Forever Duke Q&A: Lynn Chen A.M. '06

Sterly Wilder ’83, associate vice president for alumni affairs, talks with Chen, an entrepreneur and founder of China Logics, a cross-border advisory firm that works with start-ups to devise market-entry and fundraising plans. As China Logic’s chief consultant, Chen travels between the U.S. and China to identify investors and match them with start-ups. A former Groupon sales director who developed a passion for entrepreneurship as a child, Chen is the founder of several start-ups. At Duke, Chen completed a master of liberal studies degree; she went on to earn an M.B.A. from Columbia University. She has been involved with DukeGEN and the Duke Women’s Forum in New York.

What’s a day like in your life as an entrepreneur?

It’s chaotic! A lot of the ecosystem for an entrepreneur is staying involved and developing. So, I reserve two nights per week to go to networking events. Sometimes DukeGen comes to New York. I meet a lot of entrepreneurs through those events. The challenges we face are similar, and I’m reminded that this is a community that is always there for me.

I’m currently advising two start-ups whose founders are Duke alums: M.S.Q. Ventures, started by two Fuqua alums who are basically doing a cross-border boutique banking business; and The Pill Club, which is like a “Dollar Shave Club” for women’s birth control. Through my consultancy business, China Logics, I work on projects for more established companies in the health-care tech space. And then, of course, there are my own start-ups. Those things keep me busy! I usually work to midnight.

On your LinkedIn profile, you’ve declared you are “crazy about start-ups and smart, driven entrepreneurs.” Where did that passion for entrepreneurship begin?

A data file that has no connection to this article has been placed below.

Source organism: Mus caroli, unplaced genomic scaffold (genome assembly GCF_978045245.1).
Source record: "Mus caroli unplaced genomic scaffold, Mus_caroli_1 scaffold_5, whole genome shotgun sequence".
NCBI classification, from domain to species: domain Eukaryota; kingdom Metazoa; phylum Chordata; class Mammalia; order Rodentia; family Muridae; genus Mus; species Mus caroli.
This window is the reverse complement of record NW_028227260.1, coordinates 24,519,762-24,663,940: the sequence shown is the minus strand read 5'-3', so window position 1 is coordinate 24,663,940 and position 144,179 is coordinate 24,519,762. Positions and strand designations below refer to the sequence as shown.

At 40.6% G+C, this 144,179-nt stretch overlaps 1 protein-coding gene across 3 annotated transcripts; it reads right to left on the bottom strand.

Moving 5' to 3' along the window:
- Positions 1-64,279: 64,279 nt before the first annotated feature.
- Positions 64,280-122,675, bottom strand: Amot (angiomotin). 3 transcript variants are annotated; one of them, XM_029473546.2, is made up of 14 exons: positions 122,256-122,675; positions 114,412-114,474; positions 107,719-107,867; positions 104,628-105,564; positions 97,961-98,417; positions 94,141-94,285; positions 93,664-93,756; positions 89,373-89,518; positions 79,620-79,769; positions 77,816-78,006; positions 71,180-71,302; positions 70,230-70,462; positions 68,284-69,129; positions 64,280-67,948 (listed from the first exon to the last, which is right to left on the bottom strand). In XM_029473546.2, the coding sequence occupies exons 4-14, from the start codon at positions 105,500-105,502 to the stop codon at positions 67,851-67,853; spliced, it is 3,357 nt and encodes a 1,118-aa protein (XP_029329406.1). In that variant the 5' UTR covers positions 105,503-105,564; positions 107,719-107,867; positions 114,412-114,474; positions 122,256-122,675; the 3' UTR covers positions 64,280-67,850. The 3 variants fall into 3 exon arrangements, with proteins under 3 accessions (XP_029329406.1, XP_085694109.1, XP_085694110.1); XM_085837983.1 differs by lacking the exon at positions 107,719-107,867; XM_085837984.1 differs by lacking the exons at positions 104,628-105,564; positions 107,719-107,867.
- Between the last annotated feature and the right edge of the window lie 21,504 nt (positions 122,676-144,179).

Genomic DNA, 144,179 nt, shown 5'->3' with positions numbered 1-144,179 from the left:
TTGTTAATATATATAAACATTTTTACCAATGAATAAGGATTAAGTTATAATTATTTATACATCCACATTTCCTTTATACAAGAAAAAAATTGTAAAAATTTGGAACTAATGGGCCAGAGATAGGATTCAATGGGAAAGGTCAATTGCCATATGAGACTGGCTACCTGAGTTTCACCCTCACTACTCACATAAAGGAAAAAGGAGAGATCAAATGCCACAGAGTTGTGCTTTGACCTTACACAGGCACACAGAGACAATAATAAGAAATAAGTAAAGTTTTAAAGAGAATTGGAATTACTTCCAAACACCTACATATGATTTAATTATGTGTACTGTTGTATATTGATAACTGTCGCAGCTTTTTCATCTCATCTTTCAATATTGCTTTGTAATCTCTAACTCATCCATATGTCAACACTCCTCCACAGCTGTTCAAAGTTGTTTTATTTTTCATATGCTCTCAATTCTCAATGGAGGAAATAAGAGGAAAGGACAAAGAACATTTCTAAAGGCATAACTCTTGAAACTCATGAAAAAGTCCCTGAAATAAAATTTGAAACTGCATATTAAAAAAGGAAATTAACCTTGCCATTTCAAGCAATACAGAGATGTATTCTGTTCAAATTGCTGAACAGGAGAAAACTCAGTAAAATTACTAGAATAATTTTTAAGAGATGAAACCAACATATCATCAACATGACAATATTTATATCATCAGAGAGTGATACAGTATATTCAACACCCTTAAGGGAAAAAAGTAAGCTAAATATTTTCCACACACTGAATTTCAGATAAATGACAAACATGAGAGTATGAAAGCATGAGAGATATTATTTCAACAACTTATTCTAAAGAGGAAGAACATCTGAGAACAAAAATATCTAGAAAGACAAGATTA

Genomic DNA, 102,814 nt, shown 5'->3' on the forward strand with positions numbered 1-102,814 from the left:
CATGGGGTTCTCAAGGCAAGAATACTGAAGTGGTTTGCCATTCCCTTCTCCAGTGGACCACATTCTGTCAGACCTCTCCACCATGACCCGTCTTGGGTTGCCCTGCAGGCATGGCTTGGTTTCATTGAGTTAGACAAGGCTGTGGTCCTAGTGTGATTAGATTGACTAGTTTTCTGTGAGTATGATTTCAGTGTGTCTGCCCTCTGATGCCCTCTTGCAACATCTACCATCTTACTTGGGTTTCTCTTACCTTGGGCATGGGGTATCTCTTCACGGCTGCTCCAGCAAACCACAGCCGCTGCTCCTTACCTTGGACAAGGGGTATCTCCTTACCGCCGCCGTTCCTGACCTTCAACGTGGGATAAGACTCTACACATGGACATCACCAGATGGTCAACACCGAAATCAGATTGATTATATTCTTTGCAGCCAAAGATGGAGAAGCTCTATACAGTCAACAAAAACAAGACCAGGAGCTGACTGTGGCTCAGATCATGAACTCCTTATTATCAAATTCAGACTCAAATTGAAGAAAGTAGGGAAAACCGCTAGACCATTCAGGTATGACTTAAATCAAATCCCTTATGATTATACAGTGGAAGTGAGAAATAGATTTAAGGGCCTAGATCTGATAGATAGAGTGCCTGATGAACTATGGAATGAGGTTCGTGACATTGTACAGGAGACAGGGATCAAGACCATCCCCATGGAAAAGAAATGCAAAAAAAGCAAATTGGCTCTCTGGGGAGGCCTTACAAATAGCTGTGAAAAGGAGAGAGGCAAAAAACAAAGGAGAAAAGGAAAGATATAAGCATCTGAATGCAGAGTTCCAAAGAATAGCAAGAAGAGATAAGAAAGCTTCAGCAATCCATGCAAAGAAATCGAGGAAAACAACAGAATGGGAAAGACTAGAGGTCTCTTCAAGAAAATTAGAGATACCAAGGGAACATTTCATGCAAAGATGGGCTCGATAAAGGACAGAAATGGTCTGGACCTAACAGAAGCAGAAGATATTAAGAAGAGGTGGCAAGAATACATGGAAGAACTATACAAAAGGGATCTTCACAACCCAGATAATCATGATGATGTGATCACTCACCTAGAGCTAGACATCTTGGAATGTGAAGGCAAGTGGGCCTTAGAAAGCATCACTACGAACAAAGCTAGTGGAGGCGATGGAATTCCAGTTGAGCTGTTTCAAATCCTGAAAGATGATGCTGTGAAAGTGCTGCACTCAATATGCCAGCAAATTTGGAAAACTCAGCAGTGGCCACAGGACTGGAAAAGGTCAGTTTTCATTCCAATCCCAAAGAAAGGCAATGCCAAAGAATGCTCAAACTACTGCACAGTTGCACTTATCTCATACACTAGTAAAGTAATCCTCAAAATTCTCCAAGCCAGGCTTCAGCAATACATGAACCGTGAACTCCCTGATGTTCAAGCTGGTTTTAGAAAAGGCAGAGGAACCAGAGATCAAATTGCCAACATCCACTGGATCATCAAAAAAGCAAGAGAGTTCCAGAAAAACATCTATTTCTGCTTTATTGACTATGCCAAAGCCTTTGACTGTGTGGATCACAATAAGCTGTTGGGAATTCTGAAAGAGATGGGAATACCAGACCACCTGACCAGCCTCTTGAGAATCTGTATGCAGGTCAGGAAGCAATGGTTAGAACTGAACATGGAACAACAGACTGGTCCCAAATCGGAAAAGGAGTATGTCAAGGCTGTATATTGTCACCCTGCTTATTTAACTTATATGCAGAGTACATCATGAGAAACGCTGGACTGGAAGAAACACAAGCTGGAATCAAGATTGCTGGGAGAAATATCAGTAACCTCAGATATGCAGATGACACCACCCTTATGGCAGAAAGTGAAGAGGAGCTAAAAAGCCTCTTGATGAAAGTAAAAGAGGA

I think the entrepreneur bug started with my family. I grew up in China, and my mother started a business selling electronics in the 1980s. She started with one store and turned it into a wholesale business. When I was five years old, I started hanging out at the store with her, interacting with the customers. That early experience showed me that I wanted to help others, to see more entrepreneurs live their dream. I get energy from that.

What is your advice to Duke students and alumni who would like to pursue an entrepreneurial path?

There’s never going to be a perfect time. When you think: Can I take a leap? Can I leave my full-time job? You should think rationally—but in the end you need to listen to your heart. You also need a contingency plan. How much time will you give yourself to pursue your dream? If you’re thinking about starting a company, you really need to think about who you can start it with. If you haven’t worked together—if you’re just social friends—that really doesn’t guarantee your venture success together. So you need to think about who will be on your team—and then start something immediately to test it out.

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